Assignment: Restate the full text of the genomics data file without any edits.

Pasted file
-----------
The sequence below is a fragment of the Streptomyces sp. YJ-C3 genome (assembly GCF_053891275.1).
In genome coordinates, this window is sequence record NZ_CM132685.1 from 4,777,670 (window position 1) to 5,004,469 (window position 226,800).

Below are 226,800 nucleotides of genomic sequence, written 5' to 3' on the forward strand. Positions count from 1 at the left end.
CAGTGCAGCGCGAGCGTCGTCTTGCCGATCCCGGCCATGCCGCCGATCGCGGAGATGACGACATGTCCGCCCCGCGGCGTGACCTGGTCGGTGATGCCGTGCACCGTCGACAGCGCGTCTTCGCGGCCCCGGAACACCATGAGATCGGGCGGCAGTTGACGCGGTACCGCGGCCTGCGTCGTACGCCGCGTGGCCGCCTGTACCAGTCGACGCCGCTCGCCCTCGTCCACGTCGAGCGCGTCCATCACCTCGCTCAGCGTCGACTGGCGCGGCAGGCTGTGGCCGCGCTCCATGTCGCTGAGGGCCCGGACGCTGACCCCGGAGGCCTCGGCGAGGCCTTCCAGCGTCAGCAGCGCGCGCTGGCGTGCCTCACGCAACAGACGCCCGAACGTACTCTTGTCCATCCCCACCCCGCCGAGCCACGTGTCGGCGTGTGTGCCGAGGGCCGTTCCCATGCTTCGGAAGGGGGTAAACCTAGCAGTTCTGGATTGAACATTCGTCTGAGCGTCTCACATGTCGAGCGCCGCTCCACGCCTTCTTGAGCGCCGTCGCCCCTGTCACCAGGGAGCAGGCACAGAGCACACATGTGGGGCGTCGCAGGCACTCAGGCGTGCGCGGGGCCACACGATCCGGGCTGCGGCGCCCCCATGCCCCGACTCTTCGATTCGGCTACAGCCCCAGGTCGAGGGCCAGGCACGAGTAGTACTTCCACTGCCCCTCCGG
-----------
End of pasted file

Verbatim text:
The sequence below is a fragment of the Streptomyces sp. YJ-C3 genome (assembly GCF_053891275.1).
In genome coordinates, this window is sequence record NZ_CM132685.1 from 4,777,670 (window position 1) to 5,004,469 (window position 226,800).

Below are 226,800 nucleotides of genomic sequence, written 5' to 3' on the forward strand. Positions count from 1 at the left end.
CAGTGCAGCGCGAGCGTCGTCTTGCCGATCCCGGCCATGCCGCCGATCGCGGAGATGACGACATGTCCGCCCCGCGGCGTGACCTGGTCGGTGATGCCGTGCACCGTCGACAGCGCGTCTTCGCGGCCCCGGAACACCATGAGATCGGGCGGCAGTTGACGCGGTACCGCGGCCTGCGTCGTACGCCGCGTGGCCGCCTGTACCAGTCGACGCCGCTCGCCCTCGTCCACGTCGAGCGCGTCCATCACCTCGCTCAGCGTCGACTGGCGCGGCAGGCTGTGGCCGCGCTCCATGTCGCTGAGGGCCCGGACGCTGACCCCGGAGGCCTCGGCGAGGCCTTCCAGCGTCAGCAGCGCGCGCTGGCGTGCCTCACGCAACAGACGCCCGAACGTACTCTTGTCCATCCCCACCCCGCCGAGCCACGTGTCGGCGTGTGTGCCGAGGGCCGTTCCCATGCTTCGGAAGGGGGTAAACCTAGCAGTTCTGGATTGAACATTCGTCTGAGCGTCTCACATGTCGAGCGCCGCTCCACGCCTTCTTGAGCGCCGTCGCCCCTGTCACCAGGGAGCAGGCACAGAGCACACATGTGGGGCGTCGCAGGCACTCAGGCGTGCGCGGGGCCACACGATCCGGGCTGCGGCGCCCCCATGCCCCGACTCTTCGATTCGGCTACAGCCCCAGGTCGAGGGCCAGGCACGAGTAGTACTTCCACTGCCCCTCCGG